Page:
Mistaken for dengue, Zika cases may be underestimated
The methodologies currently available to the public health system, private labs and hospitals may also produce false positives for dengue in patients with Zika because the two viruses are so similar, said lead researcher Mauricio Lacerda Nogueira from Sao Jose do Rio Preto Medical School (FAMERP) in Sao Paulo, Brazil.
The team performed molecular tests on blood samples from 800 people treated as suspected dengue patients at the emergency facility of Hospital de Base, Sao Jose do Rio Preto’s reference hospital, between January and August 2016. The initial diagnosis, based on clinical symptoms and serological tests, was confirmed in only 400 samples.
More than 100 of the cases analysed were positive for Zika virus, and the virus that causes chikungunya fever was identified in one of the samples.
“These results suggest the classic division usually made between symptoms –associating conjunctivitis with Zika and joint pain with chikungunya, for example – is only for classroom use. In practice, the symptoms can’t be separated like that,” Nogueira said.
“It’s also practically impossible to distinguish between the three arboviruses with the serological tests currently used on a routine basis by laboratories and emergency services,” Nogueira noted.
Although new serological methods capable of distinguishing accurately between Zika and dengue antibodies have been developed, so far they are used only in academic research, he added in the study published in the Journal of Clinical Virology.
The World Health Organisation (WHO) recommends that all cases with an uncertain diagnosis should be treated as dengue because the risk of death from dengue is higher than from Zika and chikungunya.
False-positive results for dengue do not jeopardise treatment of patients but generate unnecessary costs for the health service, according to Nogueira.
“Rest and oral rehydration at home is usually sufficient for people with Zika, except pregnant women,” he said. “A dengue patient, however, must return to the health service for intravenous rehydration and undergo more complex tests. In particular, platelet levels have to be monitored owing to the risk of hemorrhage,” Nogueira said.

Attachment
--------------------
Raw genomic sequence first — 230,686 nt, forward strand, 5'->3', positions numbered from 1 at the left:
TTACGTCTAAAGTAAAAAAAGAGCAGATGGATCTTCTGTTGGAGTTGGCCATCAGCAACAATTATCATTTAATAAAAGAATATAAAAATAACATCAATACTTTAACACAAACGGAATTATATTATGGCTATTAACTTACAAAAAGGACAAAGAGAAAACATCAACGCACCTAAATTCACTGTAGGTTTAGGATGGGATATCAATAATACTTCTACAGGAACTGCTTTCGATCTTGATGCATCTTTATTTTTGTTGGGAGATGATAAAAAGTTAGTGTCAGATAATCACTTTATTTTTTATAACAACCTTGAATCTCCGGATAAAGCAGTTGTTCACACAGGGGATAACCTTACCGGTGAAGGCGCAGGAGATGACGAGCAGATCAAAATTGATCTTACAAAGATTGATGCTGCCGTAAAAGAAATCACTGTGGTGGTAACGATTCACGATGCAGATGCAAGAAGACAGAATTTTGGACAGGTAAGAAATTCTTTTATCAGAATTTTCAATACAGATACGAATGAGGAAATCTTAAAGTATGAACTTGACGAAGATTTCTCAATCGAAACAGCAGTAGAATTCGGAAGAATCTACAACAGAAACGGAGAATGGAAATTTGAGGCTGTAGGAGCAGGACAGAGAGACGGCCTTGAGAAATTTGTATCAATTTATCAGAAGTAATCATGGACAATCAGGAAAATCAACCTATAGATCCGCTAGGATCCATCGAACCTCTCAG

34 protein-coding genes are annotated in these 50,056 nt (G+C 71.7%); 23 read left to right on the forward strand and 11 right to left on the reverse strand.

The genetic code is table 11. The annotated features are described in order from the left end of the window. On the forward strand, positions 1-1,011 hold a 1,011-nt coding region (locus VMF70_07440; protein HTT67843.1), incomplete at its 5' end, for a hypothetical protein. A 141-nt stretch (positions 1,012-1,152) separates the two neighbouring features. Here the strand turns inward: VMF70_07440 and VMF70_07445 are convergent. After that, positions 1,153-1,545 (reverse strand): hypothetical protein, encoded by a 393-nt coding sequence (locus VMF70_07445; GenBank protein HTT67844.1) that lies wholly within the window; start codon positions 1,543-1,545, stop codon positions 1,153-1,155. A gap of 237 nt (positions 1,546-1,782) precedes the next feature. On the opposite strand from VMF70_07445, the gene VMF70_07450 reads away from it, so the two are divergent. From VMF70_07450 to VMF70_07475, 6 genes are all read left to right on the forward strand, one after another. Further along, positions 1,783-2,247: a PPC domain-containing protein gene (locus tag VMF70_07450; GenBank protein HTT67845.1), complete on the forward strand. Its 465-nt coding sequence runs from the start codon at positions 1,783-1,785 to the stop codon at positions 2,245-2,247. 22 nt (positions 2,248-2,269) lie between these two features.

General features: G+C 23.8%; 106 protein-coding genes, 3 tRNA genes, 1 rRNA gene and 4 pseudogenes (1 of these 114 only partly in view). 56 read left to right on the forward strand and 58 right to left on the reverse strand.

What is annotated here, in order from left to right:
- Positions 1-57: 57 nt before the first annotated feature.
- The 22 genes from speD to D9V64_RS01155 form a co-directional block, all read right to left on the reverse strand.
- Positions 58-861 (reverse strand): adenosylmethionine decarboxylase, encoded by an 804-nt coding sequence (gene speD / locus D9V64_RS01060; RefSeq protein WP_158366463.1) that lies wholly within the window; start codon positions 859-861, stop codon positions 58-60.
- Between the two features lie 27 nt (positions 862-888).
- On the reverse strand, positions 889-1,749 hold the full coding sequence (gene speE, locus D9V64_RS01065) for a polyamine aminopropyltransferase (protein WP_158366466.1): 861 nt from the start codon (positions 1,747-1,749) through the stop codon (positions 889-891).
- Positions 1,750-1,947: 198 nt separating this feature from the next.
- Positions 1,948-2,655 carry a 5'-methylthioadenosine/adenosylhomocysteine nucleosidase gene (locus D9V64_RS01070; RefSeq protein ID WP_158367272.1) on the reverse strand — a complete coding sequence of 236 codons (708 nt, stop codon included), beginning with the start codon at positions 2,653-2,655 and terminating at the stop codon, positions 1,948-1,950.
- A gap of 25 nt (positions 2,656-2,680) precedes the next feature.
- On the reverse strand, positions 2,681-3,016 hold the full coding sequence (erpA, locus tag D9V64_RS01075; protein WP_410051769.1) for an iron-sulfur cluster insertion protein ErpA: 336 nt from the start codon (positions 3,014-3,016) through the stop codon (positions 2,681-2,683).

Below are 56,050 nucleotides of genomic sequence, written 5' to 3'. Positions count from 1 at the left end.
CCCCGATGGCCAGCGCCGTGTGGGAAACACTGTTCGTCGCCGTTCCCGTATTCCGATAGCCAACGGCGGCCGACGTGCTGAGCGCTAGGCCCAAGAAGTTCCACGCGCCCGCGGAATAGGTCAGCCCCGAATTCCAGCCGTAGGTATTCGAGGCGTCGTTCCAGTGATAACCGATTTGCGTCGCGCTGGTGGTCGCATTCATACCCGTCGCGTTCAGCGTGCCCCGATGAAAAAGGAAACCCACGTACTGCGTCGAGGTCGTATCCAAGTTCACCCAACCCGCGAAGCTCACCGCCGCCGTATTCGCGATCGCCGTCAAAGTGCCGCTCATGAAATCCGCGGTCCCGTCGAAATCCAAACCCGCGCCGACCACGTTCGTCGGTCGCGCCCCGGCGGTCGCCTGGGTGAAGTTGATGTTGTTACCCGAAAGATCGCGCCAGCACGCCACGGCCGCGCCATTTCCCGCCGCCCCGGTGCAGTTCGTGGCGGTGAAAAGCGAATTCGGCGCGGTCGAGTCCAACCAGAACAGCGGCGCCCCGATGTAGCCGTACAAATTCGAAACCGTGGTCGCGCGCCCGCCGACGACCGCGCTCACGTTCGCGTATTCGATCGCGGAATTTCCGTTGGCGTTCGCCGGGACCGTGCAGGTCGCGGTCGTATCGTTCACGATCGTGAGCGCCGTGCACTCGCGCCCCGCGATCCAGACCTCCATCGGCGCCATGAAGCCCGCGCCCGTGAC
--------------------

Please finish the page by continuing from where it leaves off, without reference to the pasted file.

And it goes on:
13 Indians test positive for Zika virus in Singapore, first pregnant woman diagnosed
Thirteen Indians have been infected with the Zika virus in Singapore, the Indian Ministry of External Affairs confirmed on Thursday. The patients have been admitted to hospitals, the MEA said. Identities of the patients have not been revealed.
Earlier in the day, Singapore’s Ministry of Health (MOH) confirmed that foreigners account for 57 of 115 Zika cases in Singapore so far, including 23 from China’s mainland and one from Taiwan, state-run Xinhua news agency reported. It added that all of the 57 foreigners who tested positive to Zika in Singapore had “mild illness” and most of them have recovered.
Meanwhile, Singapore confirmed its first case of a pregnant woman testing positive for the Zika virus infection. The Ministry of Health and National Environment Agency (NEA) said the woman was living in the virus-hit housing and industrial area of Sims Drive/Aljunied Crescent in the southeast of the island.
The woman, who displayed mild symptoms of the virus, was taken to KK Women’s and Children’s Hospital on Wednesday. A member of her house was also diagnosed as positive for Zika. Her doctor is following up closely with her to monitor her and her baby’s health, authorities said.
The NEA said it would begin mosquito control operations at the cluster involving three previously reported cases. “Our efforts will extend to other parts of Singapore,” the NEA said, adding that it will be stepping up its vector-control efforts to wider areas.
Malaysia reports first case
Malaysia’s Health Ministry has said a woman, who traveled to Singapore has been diagnosed with the Zika virus, the country’s first such case. The ministry says the 58-year-old woman tested positive for Zika a week after her return from Singapore. It says her daughter in Singapore also tested positive for Zika. It said the virus was believed imported from Singapore since the woman started experiencing symptoms on the same day as her daughter.
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